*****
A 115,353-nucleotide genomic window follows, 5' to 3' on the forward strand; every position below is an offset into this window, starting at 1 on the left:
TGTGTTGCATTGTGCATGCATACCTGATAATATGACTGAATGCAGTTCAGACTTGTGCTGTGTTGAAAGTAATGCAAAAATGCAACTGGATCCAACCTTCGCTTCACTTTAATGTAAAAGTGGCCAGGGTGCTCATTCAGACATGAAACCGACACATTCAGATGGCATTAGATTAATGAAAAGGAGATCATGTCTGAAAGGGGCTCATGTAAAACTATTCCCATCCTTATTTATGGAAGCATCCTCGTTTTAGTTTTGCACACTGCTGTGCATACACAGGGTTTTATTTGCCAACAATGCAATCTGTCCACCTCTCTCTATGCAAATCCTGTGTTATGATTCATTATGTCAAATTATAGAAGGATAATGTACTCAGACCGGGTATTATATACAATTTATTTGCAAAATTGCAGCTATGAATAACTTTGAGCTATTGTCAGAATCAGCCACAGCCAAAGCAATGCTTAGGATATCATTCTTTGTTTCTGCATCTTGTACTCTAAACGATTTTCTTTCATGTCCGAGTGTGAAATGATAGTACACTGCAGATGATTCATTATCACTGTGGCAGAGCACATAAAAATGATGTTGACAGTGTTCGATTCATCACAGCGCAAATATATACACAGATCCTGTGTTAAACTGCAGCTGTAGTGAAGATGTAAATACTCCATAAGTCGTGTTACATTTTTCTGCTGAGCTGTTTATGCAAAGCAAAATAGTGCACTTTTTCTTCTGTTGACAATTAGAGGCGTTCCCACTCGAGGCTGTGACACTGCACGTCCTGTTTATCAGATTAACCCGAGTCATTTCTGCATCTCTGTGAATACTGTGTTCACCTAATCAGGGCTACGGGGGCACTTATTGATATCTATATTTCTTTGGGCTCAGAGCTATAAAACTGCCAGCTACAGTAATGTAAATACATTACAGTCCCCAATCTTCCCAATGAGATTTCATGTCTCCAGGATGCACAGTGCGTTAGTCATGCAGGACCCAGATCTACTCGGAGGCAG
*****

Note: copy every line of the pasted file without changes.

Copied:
A 115,353-nucleotide genomic window follows, 5' to 3' on the forward strand; every position below is an offset into this window, starting at 1 on the left:
TGTGTTGCATTGTGCATGCATACCTGATAATATGACTGAATGCAGTTCAGACTTGTGCTGTGTTGAAAGTAATGCAAAAATGCAACTGGATCCAACCTTCGCTTCACTTTAATGTAAAAGTGGCCAGGGTGCTCATTCAGACATGAAACCGACACATTCAGATGGCATTAGATTAATGAAAAGGAGATCATGTCTGAAAGGGGCTCATGTAAAACTATTCCCATCCTTATTTATGGAAGCATCCTCGTTTTAGTTTTGCACACTGCTGTGCATACACAGGGTTTTATTTGCCAACAATGCAATCTGTCCACCTCTCTCTATGCAAATCCTGTGTTATGATTCATTATGTCAAATTATAGAAGGATAATGTACTCAGACCGGGTATTATATACAATTTATTTGCAAAATTGCAGCTATGAATAACTTTGAGCTATTGTCAGAATCAGCCACAGCCAAAGCAATGCTTAGGATATCATTCTTTGTTTCTGCATCTTGTACTCTAAACGATTTTCTTTCATGTCCGAGTGTGAAATGATAGTACACTGCAGATGATTCATTATCACTGTGGCAGAGCACATAAAAATGATGTTGACAGTGTTCGATTCATCACAGCGCAAATATATACACAGATCCTGTGTTAAACTGCAGCTGTAGTGAAGATGTAAATACTCCATAAGTCGTGTTACATTTTTCTGCTGAGCTGTTTATGCAAAGCAAAATAGTGCACTTTTTCTTCTGTTGACAATTAGAGGCGTTCCCACTCGAGGCTGTGACACTGCACGTCCTGTTTATCAGATTAACCCGAGTCATTTCTGCATCTCTGTGAATACTGTGTTCACCTAATCAGGGCTACGGGGGCACTTATTGATATCTATATTTCTTTGGGCTCAGAGCTATAAAACTGCCAGCTACAGTAATGTAAATACATTACAGTCCCCAATCTTCCCAATGAGATTTCATGTCTCCAGGATGCACAGTGCGTTAGTCATGCAGGACCCAGATCTACTCGGAGGCAG